4) Pay particular attention to the SANHOOK command... it logs into the iSCSI Target and assigns the Local LUN as Disk 0, but does NOT attempt to boot from it. (This information is written to the iBFT).
5) The SANBOOT after the SANHOOK command tells the the initiator to assign the Local LUN as Disk 1, but NOT to write this information to the iBFT (Using the --no-describe argument), and to Boot from a standard HTTP URL path is designated for the boot image.

*The IP Discrepencies are due to the fact it took several boots to grab the Registered SAN Device shot... a screengrab of a video would have been better.

Some interesting things to note... during the PXE Boot, the Bootstrap program is the only thing downloaded using TFTP, and hence, using the UDP Protocol. There is much less chance of corruption with a small binary. After the iPXE Bootstrap program is downloaded, all connections are TCP/IP... that reason alone is justification for using iPXE...the ISO image mount is about 5-10x faster than a UDP Download.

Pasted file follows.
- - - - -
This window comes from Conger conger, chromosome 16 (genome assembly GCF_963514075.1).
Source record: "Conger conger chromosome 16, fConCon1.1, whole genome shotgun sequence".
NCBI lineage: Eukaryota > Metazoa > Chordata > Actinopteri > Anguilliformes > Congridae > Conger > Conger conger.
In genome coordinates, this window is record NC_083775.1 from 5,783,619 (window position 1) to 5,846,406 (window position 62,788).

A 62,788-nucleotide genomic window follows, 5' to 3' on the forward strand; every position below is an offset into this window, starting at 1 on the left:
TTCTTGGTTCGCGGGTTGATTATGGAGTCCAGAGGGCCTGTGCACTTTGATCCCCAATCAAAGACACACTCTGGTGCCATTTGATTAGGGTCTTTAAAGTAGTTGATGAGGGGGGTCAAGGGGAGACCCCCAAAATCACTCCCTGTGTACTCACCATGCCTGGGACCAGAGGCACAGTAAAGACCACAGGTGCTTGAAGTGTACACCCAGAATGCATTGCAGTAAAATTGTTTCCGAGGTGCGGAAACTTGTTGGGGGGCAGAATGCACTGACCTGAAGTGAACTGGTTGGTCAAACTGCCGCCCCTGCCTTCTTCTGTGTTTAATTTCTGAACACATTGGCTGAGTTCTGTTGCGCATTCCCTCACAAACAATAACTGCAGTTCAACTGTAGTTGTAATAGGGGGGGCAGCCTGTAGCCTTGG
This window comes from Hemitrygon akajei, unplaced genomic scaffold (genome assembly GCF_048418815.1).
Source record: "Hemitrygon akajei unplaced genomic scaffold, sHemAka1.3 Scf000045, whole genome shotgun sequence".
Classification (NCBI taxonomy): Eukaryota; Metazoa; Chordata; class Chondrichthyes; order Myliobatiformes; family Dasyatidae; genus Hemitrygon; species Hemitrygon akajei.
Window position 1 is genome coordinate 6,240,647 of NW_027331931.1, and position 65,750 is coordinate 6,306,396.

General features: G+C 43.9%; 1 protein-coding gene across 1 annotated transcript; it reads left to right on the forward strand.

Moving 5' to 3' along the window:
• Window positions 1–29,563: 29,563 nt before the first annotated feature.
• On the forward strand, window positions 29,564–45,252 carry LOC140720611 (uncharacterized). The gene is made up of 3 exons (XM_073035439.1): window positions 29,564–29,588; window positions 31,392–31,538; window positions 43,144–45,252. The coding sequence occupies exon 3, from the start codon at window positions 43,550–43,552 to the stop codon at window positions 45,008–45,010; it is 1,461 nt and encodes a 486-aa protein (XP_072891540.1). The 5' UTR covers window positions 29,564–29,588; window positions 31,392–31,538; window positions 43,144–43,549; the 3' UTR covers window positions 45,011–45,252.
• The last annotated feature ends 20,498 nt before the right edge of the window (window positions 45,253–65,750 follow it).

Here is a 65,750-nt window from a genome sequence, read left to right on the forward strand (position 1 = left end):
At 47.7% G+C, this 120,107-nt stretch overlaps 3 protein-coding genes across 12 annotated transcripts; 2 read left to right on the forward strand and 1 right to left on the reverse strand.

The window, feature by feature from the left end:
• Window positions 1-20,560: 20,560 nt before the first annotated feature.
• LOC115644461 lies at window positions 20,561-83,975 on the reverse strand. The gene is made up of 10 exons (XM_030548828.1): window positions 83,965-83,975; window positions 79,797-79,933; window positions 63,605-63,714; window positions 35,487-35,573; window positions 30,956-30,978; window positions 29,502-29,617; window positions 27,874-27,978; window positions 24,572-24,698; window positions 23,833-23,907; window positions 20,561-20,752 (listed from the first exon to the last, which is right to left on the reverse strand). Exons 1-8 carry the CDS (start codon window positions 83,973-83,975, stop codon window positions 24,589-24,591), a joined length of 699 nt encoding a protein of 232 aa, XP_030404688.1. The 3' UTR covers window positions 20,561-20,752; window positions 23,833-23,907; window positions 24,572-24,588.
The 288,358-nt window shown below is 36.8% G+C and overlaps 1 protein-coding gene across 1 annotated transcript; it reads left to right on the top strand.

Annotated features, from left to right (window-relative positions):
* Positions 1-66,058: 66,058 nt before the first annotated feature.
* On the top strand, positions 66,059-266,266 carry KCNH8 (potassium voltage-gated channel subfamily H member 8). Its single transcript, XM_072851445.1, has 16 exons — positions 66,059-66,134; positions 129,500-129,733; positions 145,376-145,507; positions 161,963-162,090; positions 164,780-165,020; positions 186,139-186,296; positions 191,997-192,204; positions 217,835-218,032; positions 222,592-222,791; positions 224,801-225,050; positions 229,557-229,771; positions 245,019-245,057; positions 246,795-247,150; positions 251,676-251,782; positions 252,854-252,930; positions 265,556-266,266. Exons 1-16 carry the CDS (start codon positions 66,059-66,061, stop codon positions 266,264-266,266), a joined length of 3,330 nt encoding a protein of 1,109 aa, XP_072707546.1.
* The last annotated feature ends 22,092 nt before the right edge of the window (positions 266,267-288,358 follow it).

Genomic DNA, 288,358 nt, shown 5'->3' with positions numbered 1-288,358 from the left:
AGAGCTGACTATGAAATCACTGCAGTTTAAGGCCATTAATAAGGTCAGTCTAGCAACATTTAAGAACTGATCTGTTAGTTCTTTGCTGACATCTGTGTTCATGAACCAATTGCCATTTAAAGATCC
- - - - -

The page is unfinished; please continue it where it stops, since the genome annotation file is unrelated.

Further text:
If anyone here has any comments or corrections to make, please feel free to post or IM.
Find all posts by this user
Quote this message in a reply
Post Reply 

Messages In This Thread
Successful Deployment of a Stateless Desktop... - MultimediaMan - 2011-10-07 06:17

User(s) browsing this thread: 1 Guest(s)